Risk of Radiation Low for Pregnant Operators When Precautions Taken

Women needn’t avoid the cath lab if they don’t want to, according to a new review that says risks to a fetus are very small.

There isn’t a lot of evidence regarding the risks of radiation exposure to interventional cardiologists, interventional radiologists, and electrophysiologists who are pregnant, but the available data suggest the risk of harm is small, according to a new review.

While women often don’t work in the labs once they become pregnant—the level of allowable radiation during pregnancy varies around the world and can preclude them from even practicing once pregnant—experts believe it is possible to work without harming the developing fetus.

“The instinct today is that whenever somebody is pregnant, whether it’s a technologist, nurse, or physician, they are not allowed to enter the cath lab,” said senior author Ariel Roguin, MD, PhD (Hillel Yaffe Medical Center/Technion—Israel Institute of Technology, Hadera). “When you look at the literature, and you see what the numbers are, we may be exaggerating [the risk]. . . . It’s an area of missing data, so the regulations are cautious because that’s preferred rather than allowing everybody to be exposed.”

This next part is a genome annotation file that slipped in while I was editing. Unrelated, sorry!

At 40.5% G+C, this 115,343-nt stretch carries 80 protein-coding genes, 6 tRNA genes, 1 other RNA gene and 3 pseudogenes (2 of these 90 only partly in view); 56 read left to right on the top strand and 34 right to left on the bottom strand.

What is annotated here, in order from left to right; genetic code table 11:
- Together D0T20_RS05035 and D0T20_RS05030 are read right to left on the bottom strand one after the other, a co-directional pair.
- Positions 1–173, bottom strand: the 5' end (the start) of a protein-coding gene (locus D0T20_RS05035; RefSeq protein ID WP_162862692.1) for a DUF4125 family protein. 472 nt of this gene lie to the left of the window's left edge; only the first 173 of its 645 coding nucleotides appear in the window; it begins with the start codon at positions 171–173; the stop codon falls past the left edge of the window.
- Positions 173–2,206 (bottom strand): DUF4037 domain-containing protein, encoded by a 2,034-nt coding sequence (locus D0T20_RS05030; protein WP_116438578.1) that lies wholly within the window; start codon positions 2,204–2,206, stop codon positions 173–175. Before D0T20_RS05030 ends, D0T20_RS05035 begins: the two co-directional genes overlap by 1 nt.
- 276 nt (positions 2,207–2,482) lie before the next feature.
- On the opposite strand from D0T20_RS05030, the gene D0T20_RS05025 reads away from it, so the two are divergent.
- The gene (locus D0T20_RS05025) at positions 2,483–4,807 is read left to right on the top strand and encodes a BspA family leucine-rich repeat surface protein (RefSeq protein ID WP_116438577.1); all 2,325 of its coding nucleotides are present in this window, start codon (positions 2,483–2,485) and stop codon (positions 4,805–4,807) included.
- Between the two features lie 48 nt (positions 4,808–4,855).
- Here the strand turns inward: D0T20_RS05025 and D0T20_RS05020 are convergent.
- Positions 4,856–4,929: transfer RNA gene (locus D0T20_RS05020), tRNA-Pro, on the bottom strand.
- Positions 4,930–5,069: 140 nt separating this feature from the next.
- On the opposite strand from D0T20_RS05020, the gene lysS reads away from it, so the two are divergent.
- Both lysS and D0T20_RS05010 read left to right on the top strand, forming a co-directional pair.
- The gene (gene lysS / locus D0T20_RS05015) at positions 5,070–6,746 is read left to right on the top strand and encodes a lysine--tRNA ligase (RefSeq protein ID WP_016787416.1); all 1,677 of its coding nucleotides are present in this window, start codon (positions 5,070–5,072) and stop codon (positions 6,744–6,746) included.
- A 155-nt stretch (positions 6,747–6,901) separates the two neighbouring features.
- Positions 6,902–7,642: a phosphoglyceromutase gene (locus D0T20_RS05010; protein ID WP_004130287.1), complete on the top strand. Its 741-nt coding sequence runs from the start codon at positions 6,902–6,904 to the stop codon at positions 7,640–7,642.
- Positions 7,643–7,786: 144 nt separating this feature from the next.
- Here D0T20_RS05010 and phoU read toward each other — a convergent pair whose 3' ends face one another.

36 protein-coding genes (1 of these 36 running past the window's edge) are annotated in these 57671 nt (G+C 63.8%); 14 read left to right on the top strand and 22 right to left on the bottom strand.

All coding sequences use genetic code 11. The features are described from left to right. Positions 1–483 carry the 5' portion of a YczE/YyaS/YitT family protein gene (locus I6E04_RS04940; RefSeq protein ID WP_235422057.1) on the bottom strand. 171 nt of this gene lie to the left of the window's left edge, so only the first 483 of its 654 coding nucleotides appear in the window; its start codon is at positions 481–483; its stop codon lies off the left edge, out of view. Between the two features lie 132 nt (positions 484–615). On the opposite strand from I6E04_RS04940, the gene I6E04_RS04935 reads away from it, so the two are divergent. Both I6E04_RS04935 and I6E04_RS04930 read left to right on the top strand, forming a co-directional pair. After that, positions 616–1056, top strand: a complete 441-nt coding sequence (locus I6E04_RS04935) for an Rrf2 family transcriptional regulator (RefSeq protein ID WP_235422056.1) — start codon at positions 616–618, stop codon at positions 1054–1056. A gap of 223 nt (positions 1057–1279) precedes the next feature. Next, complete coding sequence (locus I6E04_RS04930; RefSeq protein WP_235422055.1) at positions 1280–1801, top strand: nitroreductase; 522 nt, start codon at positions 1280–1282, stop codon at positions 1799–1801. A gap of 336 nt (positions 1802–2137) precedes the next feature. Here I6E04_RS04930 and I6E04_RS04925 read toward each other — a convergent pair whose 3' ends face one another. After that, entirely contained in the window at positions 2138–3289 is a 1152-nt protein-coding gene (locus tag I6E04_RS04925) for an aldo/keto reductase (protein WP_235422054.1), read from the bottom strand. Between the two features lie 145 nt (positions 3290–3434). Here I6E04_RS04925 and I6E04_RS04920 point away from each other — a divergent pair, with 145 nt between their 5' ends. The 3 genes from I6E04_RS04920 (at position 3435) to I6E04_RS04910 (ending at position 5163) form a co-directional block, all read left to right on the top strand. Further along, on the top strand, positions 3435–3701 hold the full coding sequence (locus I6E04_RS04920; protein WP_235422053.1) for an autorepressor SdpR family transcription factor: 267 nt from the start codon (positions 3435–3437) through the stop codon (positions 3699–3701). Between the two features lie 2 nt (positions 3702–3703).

For example, there are no studies looking at the risk of spontaneous abortion of women working in the cath lab and none documenting the risk of other adverse events, such as fetal or birth defects. Exposure to high doses of radiation can cause birth defects, malformations, and intellectual impairments, but at doses nearly 10 times higher than safety limits recommended by the American College of Obstetricians and Gynecologists and the National Council on Radiation Protection and Measurements (NCRP), according to the review. Studies of children born to radiologic technologists have not shown any heightened risk of cancer compared with the general population.   

To TCTMD, Roguin pointed out that 50% of all medical students are women, and their numbers are increasing every year. While more than 40% of internal medicine trainees are female, women make up just 23% of cardiology fellowships. When looking at fields involving fluoroscopically guided interventions, such as interventional radiology, interventional cardiology, and electrophysiology, their numbers drop off even further.    

“It’s really rare to see a woman in the cath lab,” said Roguin, noting they have to plan their training and careers around a pregnancy that can take them away from the cath lab for at least a year. “We have many women who have to take this into account, about when to plan their family, and they aren’t sure if they should have the child now or wait. It’s a major issue. Women are great doctors, and we’re lacking them in the cath lab.”

Overlapping Skirts, Aprons on Patients

In the US, the NCRP recommends limiting occupational exposure of the fetus to 5 mSv or less during the entire pregnancy (or 0.5 mSv per month). In the UK and Norway, though, the levels of allowable radiation during pregnancy are so low that female operators aren’t able to practice during gestation. Elsewhere in Europe, the fetal dose limit is 1 mSv or less for the entire pregnancy.